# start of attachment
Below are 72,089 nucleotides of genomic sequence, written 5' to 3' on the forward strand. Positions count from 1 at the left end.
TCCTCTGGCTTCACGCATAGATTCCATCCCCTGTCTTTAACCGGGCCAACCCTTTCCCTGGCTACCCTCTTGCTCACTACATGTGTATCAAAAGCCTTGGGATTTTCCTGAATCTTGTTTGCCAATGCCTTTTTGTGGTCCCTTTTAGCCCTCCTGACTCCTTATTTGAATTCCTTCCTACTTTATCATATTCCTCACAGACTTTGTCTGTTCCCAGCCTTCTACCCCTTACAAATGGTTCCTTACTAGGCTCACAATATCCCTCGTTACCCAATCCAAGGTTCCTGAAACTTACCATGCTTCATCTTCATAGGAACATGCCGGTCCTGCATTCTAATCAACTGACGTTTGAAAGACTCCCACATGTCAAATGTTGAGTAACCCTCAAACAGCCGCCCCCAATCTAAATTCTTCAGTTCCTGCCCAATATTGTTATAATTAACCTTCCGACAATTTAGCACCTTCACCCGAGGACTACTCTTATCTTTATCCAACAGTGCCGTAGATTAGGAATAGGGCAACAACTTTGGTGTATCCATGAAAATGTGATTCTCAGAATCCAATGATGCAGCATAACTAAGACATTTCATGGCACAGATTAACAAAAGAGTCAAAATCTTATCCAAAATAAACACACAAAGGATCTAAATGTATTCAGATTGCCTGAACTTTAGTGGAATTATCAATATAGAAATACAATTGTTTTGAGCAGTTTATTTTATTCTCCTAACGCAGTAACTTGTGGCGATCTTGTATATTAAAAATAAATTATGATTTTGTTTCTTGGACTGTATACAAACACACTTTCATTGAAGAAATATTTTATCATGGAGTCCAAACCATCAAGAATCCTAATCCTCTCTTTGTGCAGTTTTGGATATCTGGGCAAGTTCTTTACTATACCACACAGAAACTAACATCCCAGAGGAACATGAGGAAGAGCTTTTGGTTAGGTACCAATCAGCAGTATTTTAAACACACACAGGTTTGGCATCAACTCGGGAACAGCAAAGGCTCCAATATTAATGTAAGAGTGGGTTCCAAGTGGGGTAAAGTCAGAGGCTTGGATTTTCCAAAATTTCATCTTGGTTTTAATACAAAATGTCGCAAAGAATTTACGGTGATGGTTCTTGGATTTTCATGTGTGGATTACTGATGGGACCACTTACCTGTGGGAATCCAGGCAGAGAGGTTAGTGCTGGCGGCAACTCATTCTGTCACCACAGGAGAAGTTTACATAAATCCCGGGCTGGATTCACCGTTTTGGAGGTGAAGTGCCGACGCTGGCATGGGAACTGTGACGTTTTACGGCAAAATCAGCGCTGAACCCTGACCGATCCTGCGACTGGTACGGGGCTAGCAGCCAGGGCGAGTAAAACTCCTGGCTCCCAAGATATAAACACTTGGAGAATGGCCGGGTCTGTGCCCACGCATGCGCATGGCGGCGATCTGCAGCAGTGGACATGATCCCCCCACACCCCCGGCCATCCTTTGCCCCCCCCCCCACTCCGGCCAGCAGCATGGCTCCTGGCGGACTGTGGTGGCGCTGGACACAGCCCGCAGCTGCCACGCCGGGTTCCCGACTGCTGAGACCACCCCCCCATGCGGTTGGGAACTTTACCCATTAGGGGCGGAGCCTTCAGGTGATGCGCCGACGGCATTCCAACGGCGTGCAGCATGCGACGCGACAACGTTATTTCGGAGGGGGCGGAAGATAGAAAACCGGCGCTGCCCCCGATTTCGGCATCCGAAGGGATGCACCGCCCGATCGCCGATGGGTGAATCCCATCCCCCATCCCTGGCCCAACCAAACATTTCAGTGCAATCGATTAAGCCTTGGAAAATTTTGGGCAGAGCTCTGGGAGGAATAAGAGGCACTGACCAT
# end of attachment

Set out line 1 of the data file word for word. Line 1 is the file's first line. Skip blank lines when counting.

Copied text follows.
Below are 72,089 nucleotides of genomic sequence, written 5' to 3' on the forward strand. Positions count from 1 at the left end.